Scandals do not just happen. They are made. They are constructed out of such everyday tragedies as the small carelessnesses and institutional brutality of the long stay hospital, the abuse of children or the violent deaths of innocent bystanders. This book, by examining the landmark scandals of the post-war period, including more recent ones, such as the Victoria Climbie Inquiry, reveals how scandals are generated, to what purposes they are used and whose interests they are made to serve.
In particular, it examines the role of the public inquiry, an increasingly familiar policy device, in the process whereby the 'story' of a particular scandal is told and its meaning fixed. Using transcripts, press coverage, materials from the Public Record Office and other contemporary sources each of the scandals described in the book is located in its own historical and policy context in order to explore the complex cause and effect relationship between public policy and scandal.
Ian Butler is Professor of Social Work at the School of Social Relations, Keele University. Mark Drakeford is Professor of Social Policy & Applied Social Sciences in the School of Social Sciences, University of Wales, Cardiff.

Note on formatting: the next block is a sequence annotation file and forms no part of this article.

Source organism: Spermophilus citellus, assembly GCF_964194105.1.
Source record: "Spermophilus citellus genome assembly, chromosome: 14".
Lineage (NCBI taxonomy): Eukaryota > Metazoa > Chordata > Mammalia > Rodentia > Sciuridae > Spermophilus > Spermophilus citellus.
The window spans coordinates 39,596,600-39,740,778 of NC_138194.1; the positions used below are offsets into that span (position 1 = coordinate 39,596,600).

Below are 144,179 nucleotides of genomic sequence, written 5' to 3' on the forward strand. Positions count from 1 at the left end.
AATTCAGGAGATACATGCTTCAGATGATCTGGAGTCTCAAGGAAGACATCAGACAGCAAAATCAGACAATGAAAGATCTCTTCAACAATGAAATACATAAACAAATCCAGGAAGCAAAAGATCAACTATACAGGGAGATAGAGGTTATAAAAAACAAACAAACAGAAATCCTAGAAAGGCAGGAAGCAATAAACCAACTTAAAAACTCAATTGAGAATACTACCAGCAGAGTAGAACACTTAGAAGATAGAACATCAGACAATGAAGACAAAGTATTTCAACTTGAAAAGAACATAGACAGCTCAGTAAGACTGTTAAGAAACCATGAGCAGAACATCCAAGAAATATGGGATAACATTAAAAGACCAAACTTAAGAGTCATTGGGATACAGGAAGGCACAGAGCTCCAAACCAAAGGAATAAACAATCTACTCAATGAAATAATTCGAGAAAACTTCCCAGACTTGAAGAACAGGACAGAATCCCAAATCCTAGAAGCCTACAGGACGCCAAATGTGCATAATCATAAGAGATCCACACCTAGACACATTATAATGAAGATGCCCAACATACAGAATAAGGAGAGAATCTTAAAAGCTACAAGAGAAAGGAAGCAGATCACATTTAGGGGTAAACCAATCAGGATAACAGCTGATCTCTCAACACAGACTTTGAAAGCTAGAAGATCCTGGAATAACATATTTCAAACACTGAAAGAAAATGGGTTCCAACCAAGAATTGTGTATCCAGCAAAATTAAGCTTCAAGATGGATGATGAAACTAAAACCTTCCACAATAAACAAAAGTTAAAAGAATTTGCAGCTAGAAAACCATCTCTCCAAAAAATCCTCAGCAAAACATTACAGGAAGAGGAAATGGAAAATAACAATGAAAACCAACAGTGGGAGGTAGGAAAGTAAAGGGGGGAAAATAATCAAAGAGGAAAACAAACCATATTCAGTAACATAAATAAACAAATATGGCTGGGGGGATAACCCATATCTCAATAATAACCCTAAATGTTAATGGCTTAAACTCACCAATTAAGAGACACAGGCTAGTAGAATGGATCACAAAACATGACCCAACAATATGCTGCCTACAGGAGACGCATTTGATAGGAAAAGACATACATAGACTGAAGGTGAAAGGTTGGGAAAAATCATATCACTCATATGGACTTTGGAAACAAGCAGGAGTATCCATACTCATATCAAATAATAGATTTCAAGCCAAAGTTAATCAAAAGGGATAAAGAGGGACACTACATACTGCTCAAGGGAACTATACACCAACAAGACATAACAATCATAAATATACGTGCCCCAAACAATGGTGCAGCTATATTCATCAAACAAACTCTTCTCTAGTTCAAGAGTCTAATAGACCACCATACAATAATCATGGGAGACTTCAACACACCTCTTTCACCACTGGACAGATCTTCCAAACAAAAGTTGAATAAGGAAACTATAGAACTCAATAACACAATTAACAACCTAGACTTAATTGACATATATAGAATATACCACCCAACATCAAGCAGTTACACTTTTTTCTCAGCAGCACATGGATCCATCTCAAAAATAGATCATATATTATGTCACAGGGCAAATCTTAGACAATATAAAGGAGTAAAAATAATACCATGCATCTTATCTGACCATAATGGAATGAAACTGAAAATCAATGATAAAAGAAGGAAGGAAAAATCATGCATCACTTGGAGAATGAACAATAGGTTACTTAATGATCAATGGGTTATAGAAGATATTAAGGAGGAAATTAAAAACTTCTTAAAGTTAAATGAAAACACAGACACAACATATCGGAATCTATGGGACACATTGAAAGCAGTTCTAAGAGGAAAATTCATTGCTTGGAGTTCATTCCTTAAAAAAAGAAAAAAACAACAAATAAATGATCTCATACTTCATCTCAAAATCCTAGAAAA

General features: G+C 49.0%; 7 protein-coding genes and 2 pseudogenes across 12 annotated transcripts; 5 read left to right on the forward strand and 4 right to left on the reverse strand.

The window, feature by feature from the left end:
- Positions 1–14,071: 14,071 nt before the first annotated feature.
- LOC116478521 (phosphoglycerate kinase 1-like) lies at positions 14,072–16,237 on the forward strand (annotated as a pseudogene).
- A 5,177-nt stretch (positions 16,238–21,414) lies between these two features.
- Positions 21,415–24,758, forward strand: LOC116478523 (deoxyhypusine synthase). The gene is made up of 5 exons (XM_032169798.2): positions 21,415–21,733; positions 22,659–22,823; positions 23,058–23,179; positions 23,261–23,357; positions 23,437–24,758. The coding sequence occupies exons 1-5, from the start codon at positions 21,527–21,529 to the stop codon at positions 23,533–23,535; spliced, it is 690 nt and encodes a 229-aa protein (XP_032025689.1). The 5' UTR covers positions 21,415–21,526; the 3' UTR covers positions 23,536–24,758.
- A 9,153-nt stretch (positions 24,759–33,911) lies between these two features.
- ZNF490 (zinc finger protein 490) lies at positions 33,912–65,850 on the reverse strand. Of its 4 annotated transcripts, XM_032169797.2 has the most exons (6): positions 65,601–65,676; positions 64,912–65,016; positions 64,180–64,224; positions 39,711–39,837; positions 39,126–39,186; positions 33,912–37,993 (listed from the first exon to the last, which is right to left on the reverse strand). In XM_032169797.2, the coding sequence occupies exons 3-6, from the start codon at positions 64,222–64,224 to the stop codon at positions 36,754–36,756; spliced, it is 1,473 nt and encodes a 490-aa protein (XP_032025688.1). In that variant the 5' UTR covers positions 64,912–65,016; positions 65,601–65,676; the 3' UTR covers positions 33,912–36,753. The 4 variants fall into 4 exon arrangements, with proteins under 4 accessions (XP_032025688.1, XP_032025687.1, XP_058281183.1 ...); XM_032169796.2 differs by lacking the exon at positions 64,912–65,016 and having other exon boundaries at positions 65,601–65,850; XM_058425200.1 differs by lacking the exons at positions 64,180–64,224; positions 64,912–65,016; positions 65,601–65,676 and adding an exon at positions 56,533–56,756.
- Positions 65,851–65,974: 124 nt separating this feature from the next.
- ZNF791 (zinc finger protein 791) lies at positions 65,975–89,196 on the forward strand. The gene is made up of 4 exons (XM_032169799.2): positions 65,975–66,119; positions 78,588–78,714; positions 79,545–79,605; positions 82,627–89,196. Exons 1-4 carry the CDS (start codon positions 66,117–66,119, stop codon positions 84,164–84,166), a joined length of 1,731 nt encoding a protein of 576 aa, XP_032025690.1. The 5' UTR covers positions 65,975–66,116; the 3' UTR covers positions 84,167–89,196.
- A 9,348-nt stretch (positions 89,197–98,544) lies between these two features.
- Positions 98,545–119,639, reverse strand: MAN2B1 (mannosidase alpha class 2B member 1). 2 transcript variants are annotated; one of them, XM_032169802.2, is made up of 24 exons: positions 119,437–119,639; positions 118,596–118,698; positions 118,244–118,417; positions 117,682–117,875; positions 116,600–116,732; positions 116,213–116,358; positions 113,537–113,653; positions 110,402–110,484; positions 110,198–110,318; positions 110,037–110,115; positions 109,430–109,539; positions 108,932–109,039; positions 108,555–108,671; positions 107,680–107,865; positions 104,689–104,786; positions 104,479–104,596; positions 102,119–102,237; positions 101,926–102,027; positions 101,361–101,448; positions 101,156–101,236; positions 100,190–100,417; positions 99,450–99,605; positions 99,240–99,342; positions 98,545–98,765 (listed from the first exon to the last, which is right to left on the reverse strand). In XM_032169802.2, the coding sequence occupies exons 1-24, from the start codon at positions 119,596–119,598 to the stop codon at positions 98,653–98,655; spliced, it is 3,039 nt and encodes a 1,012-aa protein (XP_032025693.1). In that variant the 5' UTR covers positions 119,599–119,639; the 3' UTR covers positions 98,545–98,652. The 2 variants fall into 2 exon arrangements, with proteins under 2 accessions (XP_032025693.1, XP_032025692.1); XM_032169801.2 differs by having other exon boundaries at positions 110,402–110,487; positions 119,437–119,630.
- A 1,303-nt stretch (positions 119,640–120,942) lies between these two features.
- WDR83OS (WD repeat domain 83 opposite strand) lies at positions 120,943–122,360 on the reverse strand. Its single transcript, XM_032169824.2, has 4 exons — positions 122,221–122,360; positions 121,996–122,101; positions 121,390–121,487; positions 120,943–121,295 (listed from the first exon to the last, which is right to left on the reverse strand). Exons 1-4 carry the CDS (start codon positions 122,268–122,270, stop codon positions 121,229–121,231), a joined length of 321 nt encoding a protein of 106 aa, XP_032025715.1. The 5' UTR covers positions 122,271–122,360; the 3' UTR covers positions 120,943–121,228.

Contents: Scandal; 'Gothic nightmare': madness and public policy from the eighteenth century; 'The corruption of care': the Ely Hospital Inquiry 1969; 'Household happiness, gracious children': children, welfare and public policy, 1840-1970; The story of Cinderella: the report of the Committee of Inquiry into the Care and Supervision Provided in Relation to Maria Colwell 1974; 'Mere oblivion': the fate of the institution and the advent of community care; 'Carnage in the community': the Christopher Clunis Inquiry 1993; 'An ambience of uneasiness': the residential care of children, 1834-1990; 'A narrow, punitive and harshly restrictive experience': the Pindown experience and the protection of children. The Report of the Staffordshire Child Care Inquiry 1991; Scandal, welfare and public policy; The final chapter?